Liberty Global is donating nearly €900,000 to the Remain Campaign lobbying for the UK to stay in the EU when it comes to the seminal referendum vote next week.
Ironically, the Brexit campaign would say liberty (from Euro law makers, red tape etc, etc,) is what they are campaigning for. They’d also say Liberty is exactly the kind of global corporate the EU is made for, and that they are backing the ‘ordinary working man’ against the elitist consensus.
Oh, the layers of irony; the most vociferous Brexiters are mostly right-wing politicos who have spent their careers proselytising global capitalism and profiting from it. That doesn’t mean they don’t believe the EU = a democratic deficit inwhich elected national governments can be overridden by apparently unelected bureaucrats. It just means they are being disingenuous about their reasons. As are the Remainers.
There are nuanced arguments on both sides. There is an apparent democratic deficit, although through the EU Parliament and the European Council there are democratic mechanisms but they are opaque and dislocated. Whether we remain or not, the EU must reform to make them more obvious and connected to electorates.
There is also the truth of the EU foundations being about preserving peace in a previously historically fractious continent (how many Europeans don’t have a near ancestor who fought in, or was disrupted by a major conflict). And then there’s its role in stabilising and ‘turning westward’ the shaky and orphaned states that were set adrift by the Soviet failure.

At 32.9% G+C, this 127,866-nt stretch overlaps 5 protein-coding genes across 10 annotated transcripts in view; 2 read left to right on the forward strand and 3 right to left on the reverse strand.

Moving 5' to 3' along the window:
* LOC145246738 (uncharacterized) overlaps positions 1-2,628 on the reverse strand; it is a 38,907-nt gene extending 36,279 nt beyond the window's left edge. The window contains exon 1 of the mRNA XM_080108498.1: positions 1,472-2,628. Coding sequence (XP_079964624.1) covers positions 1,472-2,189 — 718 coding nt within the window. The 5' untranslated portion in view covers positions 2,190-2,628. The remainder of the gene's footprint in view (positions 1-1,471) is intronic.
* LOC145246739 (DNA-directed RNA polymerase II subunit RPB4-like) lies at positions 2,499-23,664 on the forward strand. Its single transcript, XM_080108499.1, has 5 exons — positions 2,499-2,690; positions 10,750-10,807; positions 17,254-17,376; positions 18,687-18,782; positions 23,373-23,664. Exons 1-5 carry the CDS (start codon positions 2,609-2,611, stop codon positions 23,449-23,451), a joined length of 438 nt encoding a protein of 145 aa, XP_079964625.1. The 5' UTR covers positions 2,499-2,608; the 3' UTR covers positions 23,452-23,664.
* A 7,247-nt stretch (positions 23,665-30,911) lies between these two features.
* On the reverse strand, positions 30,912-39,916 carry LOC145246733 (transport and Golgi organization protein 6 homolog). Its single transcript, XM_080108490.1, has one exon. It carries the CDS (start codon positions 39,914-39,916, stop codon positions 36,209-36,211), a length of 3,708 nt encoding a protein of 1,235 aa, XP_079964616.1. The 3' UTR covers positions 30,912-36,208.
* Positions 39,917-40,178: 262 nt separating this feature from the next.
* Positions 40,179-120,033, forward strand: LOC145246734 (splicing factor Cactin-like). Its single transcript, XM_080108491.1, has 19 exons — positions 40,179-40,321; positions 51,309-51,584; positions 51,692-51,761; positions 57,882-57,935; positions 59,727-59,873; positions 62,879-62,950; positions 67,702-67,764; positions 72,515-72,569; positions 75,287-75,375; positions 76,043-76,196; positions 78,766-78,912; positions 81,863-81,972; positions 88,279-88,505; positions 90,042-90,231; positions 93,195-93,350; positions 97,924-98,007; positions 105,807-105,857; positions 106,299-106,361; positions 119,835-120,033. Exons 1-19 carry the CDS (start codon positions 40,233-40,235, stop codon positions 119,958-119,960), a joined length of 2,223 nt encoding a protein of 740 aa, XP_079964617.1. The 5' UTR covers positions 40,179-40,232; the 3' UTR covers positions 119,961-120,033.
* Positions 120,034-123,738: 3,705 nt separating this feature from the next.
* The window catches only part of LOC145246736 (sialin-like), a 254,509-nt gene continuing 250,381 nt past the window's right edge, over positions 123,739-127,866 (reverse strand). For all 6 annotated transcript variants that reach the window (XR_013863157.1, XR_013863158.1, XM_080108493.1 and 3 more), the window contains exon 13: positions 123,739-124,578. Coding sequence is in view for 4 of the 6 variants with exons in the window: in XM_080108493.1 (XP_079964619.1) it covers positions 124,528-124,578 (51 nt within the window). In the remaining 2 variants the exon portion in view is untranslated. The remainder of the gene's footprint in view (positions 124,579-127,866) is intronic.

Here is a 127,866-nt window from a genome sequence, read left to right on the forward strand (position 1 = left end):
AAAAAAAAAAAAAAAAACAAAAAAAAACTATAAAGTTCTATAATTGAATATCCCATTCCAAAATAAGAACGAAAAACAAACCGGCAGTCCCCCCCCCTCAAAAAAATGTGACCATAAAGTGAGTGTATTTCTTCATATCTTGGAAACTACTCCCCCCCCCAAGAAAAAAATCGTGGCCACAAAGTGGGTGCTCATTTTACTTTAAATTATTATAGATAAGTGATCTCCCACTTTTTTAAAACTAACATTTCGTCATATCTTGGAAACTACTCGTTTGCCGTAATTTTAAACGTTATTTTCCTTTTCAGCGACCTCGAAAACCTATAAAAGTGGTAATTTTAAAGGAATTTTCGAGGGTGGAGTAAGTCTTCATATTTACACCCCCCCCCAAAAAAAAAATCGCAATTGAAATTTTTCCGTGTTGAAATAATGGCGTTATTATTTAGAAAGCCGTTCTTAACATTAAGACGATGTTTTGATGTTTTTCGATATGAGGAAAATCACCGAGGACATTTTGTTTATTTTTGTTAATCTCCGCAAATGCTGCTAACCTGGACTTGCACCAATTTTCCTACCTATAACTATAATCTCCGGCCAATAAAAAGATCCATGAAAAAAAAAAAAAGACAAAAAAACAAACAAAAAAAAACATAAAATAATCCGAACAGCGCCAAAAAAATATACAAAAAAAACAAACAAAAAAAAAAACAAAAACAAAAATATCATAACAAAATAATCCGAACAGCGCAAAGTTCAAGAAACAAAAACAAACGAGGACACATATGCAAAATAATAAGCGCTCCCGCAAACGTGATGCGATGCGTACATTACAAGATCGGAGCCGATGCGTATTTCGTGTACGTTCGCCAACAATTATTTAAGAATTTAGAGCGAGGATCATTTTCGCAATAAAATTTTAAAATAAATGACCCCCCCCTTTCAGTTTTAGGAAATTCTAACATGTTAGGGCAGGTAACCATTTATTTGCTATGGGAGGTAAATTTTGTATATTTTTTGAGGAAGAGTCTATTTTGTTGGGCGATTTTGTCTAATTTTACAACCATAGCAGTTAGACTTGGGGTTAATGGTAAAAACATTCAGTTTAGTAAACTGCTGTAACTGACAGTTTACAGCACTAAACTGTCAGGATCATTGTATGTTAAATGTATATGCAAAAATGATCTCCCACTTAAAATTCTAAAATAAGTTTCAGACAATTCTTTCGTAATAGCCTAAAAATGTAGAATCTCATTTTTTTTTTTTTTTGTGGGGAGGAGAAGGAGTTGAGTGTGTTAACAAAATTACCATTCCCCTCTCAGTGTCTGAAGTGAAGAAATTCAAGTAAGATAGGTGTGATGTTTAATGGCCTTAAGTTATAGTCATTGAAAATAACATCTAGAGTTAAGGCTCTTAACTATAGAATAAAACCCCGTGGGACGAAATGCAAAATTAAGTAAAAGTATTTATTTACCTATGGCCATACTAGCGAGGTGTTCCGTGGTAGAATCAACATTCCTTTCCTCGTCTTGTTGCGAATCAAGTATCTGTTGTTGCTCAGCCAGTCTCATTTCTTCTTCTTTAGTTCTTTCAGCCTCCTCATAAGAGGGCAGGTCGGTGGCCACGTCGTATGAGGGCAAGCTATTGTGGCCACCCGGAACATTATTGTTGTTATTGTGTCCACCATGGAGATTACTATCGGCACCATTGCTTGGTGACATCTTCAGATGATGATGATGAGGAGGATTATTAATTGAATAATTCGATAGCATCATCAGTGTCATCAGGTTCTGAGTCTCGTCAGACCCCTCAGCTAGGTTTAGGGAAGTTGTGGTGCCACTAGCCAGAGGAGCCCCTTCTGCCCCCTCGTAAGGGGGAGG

But all of this is a little too ‘big picture’ and idealistic to play in the dogfight of a referendum – a referendum we weren’t ever meant to have; Cameron and the pollsters badly misjudged the election – he thought it would be another coalition and he would never have to chew on the referendum bone he had thrown his rebellious back benchers.
So, in a dogfight you have dog whistles. For OUT; it is the only way to control immigration from the EU. For IN; if we leave the economy will tank and you will lose your job.
It ill behoves anyone living a nice, professional middle-class existence to deride fear over mass immigration from the EU. We have relatively lax labour laws, a minimum (soon living) wage – as we should – and everyone speaks, or aspires to speak, English. We also have an aging population which needs looking after, and needs someone else to take the tax burden of looking after it. So, hundreds of thousands of Europeans have arrived and they’re not going to stop; conservative official statistics predict 3.3 million in the next ten years: ten cities the size of Nottingham. If you live where the low-skill, low-wage industries are drawing in the economic migrants, then pressure on local employment and public services is very real. It is no surprise the UK ranks bottom of developed European country leagues for per capita productivity and per hour productivity. This isn’t sustainable in the long term.
But, just leaving doesn’t help. Britain would also have to leave the Free Market (otherwise free movement of people persists) and that would make the economy tank; doubtless not catastrophically, but badly. Advocates have to be honest about the price that would be paid in terms of a semi-permanent disabling of the UK economy if it went off alone into the globalised world.
A globalised world in which it would punch its much reduced weight – and thereby voluntarily absent itself from playing any significant part politically, diplomatically, economically in addressing any of the world’s many major problems. And that includes leading the way in reforming the many structures in Europe that both sides agree are broken.
To leave would be liberating but only in a ‘if at first you don’t succeed, give up’ kind of a way.